At precisely timed intervals, intake valves open, corresponding to the different cylinders of the engine.

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As a cylinder's intake valve opens, a piston in that cylinder descends, sucking the fuel-air mist from the air manifold above into the chamber below. As the piston ascends once more, it squeezes compresses the fuel-air mix until it is nearly nine times as dense as it was to begin with. Then, that cylinder's designated spark plug fires, igniting the chamber into a high-pressure, high-energy explosion. This little bang pushes the piston back down with tremendous force, causing it to turn the crankshaft and ultimately send power to the wheels.

Got that? Pretty complicated, huh? It works, but from an engineering standpoint, it leaves much to be desired, and it's pretty wasteful. With a direct injection engine, however, the fuel gets to skip a step and add a bit of efficiency. Instead of hanging out in the air intake manifold, fuel is squirted directly into the combustion chamber.

Pros and cons of buying a car with Direct Injection

With an assist from modern engine management computers, the fuel gets burned right where it's needed, when it's needed [source: Fueleconomy. To find out more about what makes direct injection engines more efficient, move on to the next page. Prev NEXT. Direct Injection Basics. With direct injection engines, fuel is squirted directly into the combustion chamber instead of hanging out in the air intake manifold.Direct fuel injection is a fuel-delivery technology that allows gasoline engines to burn fuel more efficiently, resulting in more power, cleaner emissions, and increased fuel economy.

Gasoline engines work by sucking a mixture of gasoline and air into a cylinder, compressing it with a piston, and igniting it with a spark. The resulting explosion drives the piston downwards, producing power.

Traditional indirect fuel injection systems pre-mix the gasoline and air in a chamber just outside the cylinder called the intake manifold. In a direct injection system, the air and gasoline are not pre-mixed. Rather, air comes in via the intake manifold, while the gasoline is injected directly into the cylinder. Combined with ultra-precise computer management, direct injection allows more accurate control over fuel metering, which is the amount of fuel injected and injection timing, the exact point when the fuel is introduced into the cylinder.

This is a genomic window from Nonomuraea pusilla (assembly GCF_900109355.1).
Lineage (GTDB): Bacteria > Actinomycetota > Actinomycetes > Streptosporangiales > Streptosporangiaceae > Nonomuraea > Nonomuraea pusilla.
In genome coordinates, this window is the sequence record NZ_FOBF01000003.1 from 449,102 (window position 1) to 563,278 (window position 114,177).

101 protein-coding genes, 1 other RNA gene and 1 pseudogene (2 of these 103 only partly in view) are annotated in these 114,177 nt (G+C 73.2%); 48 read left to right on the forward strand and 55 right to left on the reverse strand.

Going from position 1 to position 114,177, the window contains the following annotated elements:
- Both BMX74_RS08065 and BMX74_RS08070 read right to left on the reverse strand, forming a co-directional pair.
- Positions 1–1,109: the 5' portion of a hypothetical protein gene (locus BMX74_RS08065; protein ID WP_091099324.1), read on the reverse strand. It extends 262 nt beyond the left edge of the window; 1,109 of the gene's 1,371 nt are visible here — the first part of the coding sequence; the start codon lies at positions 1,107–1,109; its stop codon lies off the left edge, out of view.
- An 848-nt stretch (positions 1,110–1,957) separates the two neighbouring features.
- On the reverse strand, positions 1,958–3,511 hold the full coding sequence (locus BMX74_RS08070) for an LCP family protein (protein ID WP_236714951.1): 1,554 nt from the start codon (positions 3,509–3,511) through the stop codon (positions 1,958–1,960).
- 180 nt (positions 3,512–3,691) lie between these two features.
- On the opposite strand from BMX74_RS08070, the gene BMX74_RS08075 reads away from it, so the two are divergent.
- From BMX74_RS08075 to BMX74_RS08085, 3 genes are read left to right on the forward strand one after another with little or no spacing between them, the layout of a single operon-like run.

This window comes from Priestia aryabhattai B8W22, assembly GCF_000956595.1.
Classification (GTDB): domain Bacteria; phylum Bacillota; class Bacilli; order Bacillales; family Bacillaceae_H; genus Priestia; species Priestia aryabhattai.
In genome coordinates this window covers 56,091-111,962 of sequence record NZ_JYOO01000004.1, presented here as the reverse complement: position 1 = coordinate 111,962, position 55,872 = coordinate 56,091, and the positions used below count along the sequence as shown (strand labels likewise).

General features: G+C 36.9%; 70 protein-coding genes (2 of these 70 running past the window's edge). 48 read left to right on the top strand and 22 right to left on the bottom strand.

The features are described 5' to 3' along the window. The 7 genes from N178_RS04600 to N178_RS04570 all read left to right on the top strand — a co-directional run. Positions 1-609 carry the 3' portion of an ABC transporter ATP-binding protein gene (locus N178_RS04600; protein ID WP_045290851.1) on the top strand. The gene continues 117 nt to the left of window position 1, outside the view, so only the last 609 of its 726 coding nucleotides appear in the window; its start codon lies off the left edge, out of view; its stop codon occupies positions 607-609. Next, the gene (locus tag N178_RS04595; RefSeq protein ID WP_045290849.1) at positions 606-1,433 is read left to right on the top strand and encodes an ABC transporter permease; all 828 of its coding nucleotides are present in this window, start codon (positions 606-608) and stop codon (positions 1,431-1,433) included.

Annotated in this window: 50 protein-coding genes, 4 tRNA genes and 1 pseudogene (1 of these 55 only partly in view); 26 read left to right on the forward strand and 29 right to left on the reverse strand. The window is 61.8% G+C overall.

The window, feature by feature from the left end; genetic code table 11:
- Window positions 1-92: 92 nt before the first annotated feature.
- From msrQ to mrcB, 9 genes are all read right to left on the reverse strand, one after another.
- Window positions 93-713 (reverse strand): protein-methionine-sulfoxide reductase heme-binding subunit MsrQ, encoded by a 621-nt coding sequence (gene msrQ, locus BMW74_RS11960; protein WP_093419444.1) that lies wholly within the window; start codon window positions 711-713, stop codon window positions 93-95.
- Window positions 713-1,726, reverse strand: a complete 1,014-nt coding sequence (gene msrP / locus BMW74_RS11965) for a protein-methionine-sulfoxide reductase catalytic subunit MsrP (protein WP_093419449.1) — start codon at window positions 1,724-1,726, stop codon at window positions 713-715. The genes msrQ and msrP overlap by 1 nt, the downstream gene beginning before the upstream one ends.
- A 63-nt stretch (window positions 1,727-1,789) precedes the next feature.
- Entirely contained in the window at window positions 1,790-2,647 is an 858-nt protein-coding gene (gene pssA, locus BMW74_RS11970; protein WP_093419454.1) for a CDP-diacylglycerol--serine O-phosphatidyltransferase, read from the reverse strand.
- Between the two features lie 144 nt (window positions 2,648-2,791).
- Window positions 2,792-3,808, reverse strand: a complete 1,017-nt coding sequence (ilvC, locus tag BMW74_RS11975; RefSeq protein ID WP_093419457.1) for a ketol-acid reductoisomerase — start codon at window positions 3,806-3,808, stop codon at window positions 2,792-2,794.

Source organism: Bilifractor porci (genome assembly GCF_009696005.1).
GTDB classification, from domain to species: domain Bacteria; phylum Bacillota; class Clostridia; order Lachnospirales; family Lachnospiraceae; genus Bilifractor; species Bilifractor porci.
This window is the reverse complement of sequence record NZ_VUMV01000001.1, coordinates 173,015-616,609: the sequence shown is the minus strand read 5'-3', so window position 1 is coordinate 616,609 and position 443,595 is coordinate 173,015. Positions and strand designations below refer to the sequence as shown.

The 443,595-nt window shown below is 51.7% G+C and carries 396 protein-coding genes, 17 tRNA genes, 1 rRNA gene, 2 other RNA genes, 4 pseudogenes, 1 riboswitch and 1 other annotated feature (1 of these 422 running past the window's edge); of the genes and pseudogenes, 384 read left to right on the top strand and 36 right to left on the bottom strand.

The location of the injector also allows for a more optimal spray pattern that breaks the gasoline up into smaller droplets. The result is more complete combustion. In other words, more of the gasoline is burned, which translates to more power and less pollution from each drop of gasoline. The primary disadvantages of direct injection engines are complexity and cost. Direct injection systems are more expensive to build because their components must be more rugged. They handle fuel at significantly higher pressures than indirect injection systems and the injectors themselves must be able to withstand the heat and pressure of combustion inside the cylinder.

The Cadillac CTS is sold with both indirect and direct injection versions of its 3. The indirect engine produces horsepower and lb. Another advantage is that Cadillac's direct injection engine runs on regular octane gasoline. Competing cars from Infiniti and Lexus, which use hp V6 engines with indirect injection, require premium fuel. Direct injection technology has been around since the midth century.

However, few automakers adopted it for mass-market cars. Developments such as rising fuel prices and stricter fuel economy and emissions legislation have led many automakers to begin developing direct fuel injection systems.

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You can expect to see more and more cars make use of direct injection in the near future. Virtually all diesel engines use direct fuel injection. However, because diesel engines use a different process to combust their fuel, where a traditional gasoline engine compresses a mixture of gasoline and air and ignite it with a spark, diesels compress air only, then spray in fuel which is ignited by the heat and pressure, their injection systems differ in design and operation from gasoline direct fuel injection systems.

Aaron Gold. Updated January 13, Gasoline direct injection GDIalso known as petrol direct injection PDI[1] is a mixture formation system for internal combustion engines that run on gasoline petrolwhere fuel is injected into the combustion chamber.

This is distinct from manifold fuel injection systems, which inject fuel into the intake manifold. The use of GDI can help increase engine efficiency and specific power output as well as reduce exhaust emissions. The first GDI engine to reach production was introduced in for a low-compression truck engine.